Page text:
Blog

NEW: CGO offers tree climbing surveys

We're happy to announce that CGO Ecology's Senior Ecologist Noel Bergin is now qualified in City & Guilds NPTC Tree Climbing and Rescue. Although this sounds like an excuse for him to play around in trees, this training will enable him to carry out aerial inspection surveys, to asses trees for potential roost features (PRFs) for bats. As a licensed bat worker, Noel is able to visit roosts, and use an endoscope to investigate roosts and PRFs in trees.



New! BHS Amphibian Gullypot Ladders

The British Herpetological Society has announced production of 'Amphibian Gullypot Ladders'. Finally an elegant way to prevent avoidable amphibian deaths has come onto the market, and the BHS is welcoming pre-orders from local authorities, conservation NGOs, ecological consultancies, and anyone else who might be interested.


A few of our recent projects...

Greetings from a rainy and windswept Bournemouth! Well we can't complain really, as we've had a wonderful Indian summer, and there's probably a bit more of it to come. As we go into the autumn/winter season, here's a summary of what the CGO Ecology team has been up to lately.


Snailing on Rùm

Tomorrow morning we're taking the CalMac ferry to the Scottish inner hebridean island of Rùm in search of rare snails. We're looking for tiny whorl snails (Vertigo species), guided by maps of Schoenus nigricans (black bog-rush, often associated with alkaline flushes), geology, geomorphology, and vegetation cover.


In five days time, we shall be heading up to the Western Highlands off Scotland, and taking a ferry to the Inner Hebridean island of Rùm. There we'll be joining colleagues from Scottish consultancy Caledonian Conservation, to carry out invertebrate surveys for Scottish Natural Heritage (SNH).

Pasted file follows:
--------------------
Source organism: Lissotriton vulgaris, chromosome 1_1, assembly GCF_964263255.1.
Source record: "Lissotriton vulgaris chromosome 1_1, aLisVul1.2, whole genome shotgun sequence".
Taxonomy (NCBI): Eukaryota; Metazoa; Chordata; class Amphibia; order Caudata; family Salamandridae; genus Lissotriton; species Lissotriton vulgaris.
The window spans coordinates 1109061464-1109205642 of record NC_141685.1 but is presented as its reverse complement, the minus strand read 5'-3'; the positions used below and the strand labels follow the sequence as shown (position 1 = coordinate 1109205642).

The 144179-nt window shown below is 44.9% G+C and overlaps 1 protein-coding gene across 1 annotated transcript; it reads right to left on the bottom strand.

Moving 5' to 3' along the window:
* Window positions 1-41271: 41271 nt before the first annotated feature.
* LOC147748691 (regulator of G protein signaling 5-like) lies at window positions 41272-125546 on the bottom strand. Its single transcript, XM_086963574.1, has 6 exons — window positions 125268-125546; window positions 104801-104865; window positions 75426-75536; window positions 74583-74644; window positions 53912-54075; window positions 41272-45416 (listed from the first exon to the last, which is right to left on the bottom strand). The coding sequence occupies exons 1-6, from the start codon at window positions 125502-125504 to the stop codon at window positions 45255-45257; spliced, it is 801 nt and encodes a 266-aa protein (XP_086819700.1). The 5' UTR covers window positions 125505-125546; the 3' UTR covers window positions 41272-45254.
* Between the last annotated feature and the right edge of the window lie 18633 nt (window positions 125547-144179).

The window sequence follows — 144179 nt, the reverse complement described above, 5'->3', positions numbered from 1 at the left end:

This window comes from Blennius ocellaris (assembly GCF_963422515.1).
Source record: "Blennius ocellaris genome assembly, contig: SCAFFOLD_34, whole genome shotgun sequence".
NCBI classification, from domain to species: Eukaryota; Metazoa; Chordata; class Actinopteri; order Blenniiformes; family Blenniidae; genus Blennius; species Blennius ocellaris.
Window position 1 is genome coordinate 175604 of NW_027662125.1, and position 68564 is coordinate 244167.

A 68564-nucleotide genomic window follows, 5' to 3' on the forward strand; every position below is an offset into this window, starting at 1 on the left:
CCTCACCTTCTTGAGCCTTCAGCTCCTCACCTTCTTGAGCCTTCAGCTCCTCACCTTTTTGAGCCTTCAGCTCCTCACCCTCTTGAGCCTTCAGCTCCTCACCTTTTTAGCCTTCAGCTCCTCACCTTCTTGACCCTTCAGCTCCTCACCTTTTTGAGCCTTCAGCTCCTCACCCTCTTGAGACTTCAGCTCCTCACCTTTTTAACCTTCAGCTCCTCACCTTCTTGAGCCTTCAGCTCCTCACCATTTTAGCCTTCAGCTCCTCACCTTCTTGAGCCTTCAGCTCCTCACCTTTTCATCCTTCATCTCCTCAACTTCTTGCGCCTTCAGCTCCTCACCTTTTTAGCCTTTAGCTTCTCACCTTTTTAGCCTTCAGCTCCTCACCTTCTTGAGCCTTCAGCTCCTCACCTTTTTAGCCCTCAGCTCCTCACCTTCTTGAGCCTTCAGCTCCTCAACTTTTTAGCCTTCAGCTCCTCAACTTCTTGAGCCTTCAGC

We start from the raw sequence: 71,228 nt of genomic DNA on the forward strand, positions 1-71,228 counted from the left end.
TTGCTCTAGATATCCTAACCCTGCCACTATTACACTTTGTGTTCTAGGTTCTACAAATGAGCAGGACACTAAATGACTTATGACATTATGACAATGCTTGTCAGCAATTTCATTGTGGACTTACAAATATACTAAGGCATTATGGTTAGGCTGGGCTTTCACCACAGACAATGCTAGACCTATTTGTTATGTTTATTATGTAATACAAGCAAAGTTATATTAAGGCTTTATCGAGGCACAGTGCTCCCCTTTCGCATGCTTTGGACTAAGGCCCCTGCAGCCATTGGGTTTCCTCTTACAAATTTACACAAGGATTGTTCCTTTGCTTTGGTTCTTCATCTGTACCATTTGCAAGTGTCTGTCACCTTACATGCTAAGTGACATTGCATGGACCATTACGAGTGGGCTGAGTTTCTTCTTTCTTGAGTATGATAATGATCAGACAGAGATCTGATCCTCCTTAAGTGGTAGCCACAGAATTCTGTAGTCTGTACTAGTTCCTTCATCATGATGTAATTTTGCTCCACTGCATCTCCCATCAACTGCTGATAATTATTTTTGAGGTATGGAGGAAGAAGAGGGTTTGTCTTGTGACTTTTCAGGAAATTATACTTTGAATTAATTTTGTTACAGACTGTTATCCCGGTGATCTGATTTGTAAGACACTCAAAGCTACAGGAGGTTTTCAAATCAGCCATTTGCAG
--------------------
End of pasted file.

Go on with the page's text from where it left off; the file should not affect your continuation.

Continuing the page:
CGO Ecology Ltd was set up in March 2008, and has since developed into an ecological consultancy offering a full suite of taxonomic expertise, whether in a development-mitigation context, or for conservation and status-assessment purposes.


First sand lizard nests & a dash of heathland flowers

Late May is typically the time that sand lizards (Lacerta agilis) start digging tunnels in which to lay their eggs. First they make several exploratory diggings in bare firm sandy ground, and may take several attempts before they manage to dig a suitable egg burrow. The nesting period usually lasts from the last week of May to the first week of June in southern England, and activity may be peaked or spread over a wider period if weather is poor. Warm dry afternoons and evenings are the favoured time for digging.


CVs welcome

Spring is a busy time for ecological consultancies, and we often have to recruit seasonal staff and subcontractors at very short notice. At CGO Ecology we therefore welcome CVs from prospective employees and subcontractors at this time of year, but also throughout the year.


Rescuing reptiles after the Town Common fire

Many of you will have heard the terrible news this Tuesday afternoon (31st March 2015) that on one of Dorset's best-known and best-loved heathlands was largely lost in a huge fire. The Fire Service believes it was arson, with the fire started deliberately in three places. Much of Amphibian and Reptile Conservation's (ARC's) Town Common reserve, and ARC & Christchurch Borough Council's St Catherine's Hill reserve have gone up in flames. The Fire Service estimated 800m x 800m, which would be over 60 hectares (150 acres) gone; but current estimates by ARC staff are more like 80 hectares.